The Scripts of Star Wars

The Scripts of Star Wars

A list of all known scripts of the films of the Skywalker Saga.

Image for postTitle page for The Star Wars ?Story Synopsis? from May 1973. From The Cinema of George Lucas by Marcus Hearn.

This is a compilation of all known scripts for the films of the Star Wars Skywalker Saga. Treatments will be included but outlines will not. Only significant versions of scripts are included. If small changes were made while shooting, those are not tracked. A note about that last part: small script revisions that are made during filming are routinely color-coded with the color of the paper they are printed on so cast and crew can easily spot changes. They can appear on the script like this, from a leaked draft of Attack of the Clones:

Second Draft, June 24, 2000Pink Revisions, June 28, 2000Blue Revisions, July 3, 2000Green Revisions, July 5, 2000

These types of revisions will not be tracked here. But if a draft is said to be ?revised,? that usually means a more substantial change. Like this from a leaked draft of The Phantom Menace:

Third DraftMay 13, 1997Revised June 6, 1997

These revised drafts will be tracked here.

Original Trilogy

Star Wars Episode IV: A New Hope

Image for postCover of The Star Wars ?Story Synopsis? from May 1973.

George Lucas began working on his space opera idea in early 1973 after completing his final cut of American Graffiti in December 1972 and failing to secure the rights to Flash Gordon. His first attempt was a very short treatment he called the ?Journal of the Whills.? Nobody could understand it, so he scrapped it and started over with a 13-page treatment. United Artists, Universal Studios, and Walt Disney Pictures all turned it down before 20th Century Fox greenlit it.

Source: The Making of Star Wars by J. W. Rinzler.

(All drafts are written by George Lucas. All have leaked, except the full Journal of the Whills outline/treatment.)

  • Journal of the Whills (1 and a half page partial handwritten outline ? 1973)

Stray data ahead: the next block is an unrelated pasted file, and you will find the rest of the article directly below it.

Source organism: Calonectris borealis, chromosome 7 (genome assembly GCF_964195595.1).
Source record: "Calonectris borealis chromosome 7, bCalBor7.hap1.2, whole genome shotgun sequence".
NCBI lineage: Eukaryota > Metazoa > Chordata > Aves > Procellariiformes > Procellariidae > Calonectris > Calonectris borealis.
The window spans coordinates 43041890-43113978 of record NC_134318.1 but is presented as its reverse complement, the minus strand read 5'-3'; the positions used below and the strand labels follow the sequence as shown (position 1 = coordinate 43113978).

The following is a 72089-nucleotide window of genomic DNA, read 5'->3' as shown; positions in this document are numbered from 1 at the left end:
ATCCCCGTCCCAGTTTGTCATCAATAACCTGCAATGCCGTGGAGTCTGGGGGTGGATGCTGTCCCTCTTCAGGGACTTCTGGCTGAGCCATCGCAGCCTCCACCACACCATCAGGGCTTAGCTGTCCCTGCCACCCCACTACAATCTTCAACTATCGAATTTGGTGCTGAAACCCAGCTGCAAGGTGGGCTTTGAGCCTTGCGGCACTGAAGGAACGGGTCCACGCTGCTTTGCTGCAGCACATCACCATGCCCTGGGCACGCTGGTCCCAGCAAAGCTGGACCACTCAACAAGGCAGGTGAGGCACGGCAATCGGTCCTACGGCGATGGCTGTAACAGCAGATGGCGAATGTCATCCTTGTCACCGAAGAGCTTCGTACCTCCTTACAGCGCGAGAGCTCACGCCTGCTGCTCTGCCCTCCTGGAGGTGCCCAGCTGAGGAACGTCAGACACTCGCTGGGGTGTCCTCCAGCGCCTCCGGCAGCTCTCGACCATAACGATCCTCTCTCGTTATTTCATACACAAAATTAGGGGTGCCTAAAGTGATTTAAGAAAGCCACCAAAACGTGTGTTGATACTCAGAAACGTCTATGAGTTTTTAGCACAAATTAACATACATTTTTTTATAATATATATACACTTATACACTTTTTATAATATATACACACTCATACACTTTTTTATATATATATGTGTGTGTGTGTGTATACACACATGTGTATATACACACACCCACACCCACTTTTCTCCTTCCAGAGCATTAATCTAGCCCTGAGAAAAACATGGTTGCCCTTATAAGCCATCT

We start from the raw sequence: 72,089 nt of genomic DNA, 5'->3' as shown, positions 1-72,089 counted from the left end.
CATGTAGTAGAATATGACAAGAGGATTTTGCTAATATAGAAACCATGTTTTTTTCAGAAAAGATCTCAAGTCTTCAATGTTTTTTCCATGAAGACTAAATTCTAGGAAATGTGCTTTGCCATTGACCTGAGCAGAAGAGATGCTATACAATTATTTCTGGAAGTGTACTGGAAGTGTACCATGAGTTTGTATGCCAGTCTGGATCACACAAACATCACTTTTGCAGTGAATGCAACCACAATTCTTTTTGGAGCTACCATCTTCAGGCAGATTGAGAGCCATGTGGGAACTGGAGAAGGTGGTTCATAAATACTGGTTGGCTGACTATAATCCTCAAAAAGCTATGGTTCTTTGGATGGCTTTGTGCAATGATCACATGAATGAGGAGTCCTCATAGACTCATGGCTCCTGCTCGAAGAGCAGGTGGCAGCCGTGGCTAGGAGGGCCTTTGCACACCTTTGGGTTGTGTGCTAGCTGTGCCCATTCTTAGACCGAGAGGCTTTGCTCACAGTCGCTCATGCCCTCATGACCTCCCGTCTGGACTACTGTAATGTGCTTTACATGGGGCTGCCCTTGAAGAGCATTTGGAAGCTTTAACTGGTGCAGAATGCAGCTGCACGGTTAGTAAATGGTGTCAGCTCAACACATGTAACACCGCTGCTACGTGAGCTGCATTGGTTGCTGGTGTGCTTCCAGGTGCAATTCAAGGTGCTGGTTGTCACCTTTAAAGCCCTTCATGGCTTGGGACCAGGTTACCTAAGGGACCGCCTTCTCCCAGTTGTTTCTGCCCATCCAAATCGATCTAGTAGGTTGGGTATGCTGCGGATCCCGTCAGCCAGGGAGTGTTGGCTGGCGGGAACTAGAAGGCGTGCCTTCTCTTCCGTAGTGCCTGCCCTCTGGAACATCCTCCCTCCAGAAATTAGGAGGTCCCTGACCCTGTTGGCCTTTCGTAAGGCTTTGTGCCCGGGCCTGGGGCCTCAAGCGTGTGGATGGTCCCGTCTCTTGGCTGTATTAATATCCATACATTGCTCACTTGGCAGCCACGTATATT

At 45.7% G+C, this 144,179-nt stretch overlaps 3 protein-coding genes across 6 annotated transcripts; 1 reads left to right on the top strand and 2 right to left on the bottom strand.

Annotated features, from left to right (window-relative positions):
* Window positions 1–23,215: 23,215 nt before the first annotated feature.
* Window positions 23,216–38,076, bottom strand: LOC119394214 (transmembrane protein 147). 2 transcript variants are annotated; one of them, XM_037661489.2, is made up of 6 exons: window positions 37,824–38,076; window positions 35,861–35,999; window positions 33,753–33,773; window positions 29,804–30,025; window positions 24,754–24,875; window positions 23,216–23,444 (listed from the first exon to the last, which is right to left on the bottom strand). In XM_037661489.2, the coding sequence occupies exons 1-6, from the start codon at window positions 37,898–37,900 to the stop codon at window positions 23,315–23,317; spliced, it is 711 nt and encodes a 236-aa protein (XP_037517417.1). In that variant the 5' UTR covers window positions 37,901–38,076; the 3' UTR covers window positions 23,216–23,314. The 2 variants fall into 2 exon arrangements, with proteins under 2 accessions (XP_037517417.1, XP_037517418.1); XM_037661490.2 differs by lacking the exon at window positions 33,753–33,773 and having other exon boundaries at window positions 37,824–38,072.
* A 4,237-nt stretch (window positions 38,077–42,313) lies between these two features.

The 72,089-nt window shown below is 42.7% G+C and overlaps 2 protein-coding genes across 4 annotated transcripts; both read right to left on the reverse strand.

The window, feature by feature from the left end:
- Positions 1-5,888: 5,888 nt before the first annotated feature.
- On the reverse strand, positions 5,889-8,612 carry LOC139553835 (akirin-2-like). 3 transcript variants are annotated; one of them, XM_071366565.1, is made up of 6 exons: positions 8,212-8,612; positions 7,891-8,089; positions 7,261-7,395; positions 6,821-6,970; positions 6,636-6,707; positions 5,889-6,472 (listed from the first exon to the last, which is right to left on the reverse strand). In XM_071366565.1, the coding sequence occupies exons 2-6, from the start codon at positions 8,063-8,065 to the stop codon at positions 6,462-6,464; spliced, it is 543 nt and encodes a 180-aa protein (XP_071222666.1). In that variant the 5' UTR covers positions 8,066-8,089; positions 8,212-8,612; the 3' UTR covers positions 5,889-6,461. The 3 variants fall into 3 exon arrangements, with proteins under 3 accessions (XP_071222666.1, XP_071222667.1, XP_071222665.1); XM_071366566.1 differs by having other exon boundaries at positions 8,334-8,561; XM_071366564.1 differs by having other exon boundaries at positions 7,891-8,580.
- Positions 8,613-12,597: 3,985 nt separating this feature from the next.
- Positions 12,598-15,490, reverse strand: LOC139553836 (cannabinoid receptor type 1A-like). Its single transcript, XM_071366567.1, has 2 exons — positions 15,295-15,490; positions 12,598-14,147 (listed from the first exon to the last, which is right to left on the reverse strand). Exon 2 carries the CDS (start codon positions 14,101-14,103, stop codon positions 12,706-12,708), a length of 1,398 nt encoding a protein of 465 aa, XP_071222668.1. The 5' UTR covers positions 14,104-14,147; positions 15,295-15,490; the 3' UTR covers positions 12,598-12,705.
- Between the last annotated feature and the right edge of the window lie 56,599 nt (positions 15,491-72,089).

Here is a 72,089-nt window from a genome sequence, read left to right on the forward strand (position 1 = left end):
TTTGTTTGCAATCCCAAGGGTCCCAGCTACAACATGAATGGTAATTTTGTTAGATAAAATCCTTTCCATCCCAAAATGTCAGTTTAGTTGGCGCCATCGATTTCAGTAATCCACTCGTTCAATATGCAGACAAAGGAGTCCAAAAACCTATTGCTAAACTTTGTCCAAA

• The Star Wars (Story Synopsis)(Treatment ? May 1973) (Leaked)
  • The Star Wars (Rough Draft ? May 1974) (Leaked)
  • The Star Wars (First Draft ? July 1974) (Leaked)
  • Adventures of the Starkiller. Episode I: The Star Wars (Second Draft ? January 28th, 1975) (Leaked)
  • The Star Wars: From the Adventures of the Starkiller (Third Draft ? August 1st, 1975) (Leaked)
  • The Adventures of Luke Starkiller as taken from the Journal of the Whills. Saga I: The Star Wars (Fourth Draft ? January 1st, 1976) (Leaked)
  • The Adventures of Luke Starkiller as taken from the Journal of the Whills. Saga I: The Star Wars (Revised Fourth Draft ?March 15th, 1976) (Includes contributions from Willard and Gloria Huyck) (Leaked)

Notes:

  • The rough draft and first draft are essentially identical. Names of characters and places were changed, but events and dialogue were the same.

Star Wars Episode V: The Empire Strikes Back

Image for postThe first page of George Lucas? handwritten treatment for The Empire Strikes Back. From The Cinema of George Lucas by Marcus Hearn.

In late 1977, George began putting together his ideas for a Star Wars sequel. He hired novelist and screenwriter Leigh Brackett to write the script and had a story conference with her over several days in November and December. At the same time, he wrote a treatment for her to work off of. Sadly, Brackett would die shortly after turning in her first draft necessitating George to hire Lawrence Kasdan to refine the script.

Source: The Making of The Empire Strikes Back by J. W. Rinzler.

  • The Empire Strikes Back (Treatment ? November 28th, 1977)(By George Lucas)
  • Star Wars Sequel (First Draft ? February 17th, 1978) (Screenplay by Leigh Brackett, from The Adventures of Luke Skywalker by George Lucas) (Leaked)
  • Star Wars: Episode V The Empire Strikes Back (Second Draft ? April 1, 1978) (By George Lucas)
  • Star Wars: Episode V The Empire Strikes Back (Third Draft ? August 1978) (By Lawrence Kasdan) (No date is available for this, but The Making of The Empire Strikes Back pegs it before the 10th)
  • Star Wars: Episode V The Empire Strikes Back (Fourth Draft ? October 24th, 1978) (By Lawrence Kasdan) (Leaked)
  • Star Wars: Episode V The Empire Strikes Back (Fifth Draft ? February 20th, 1979) (By Larry Kasdan) (Leaked)

Notes: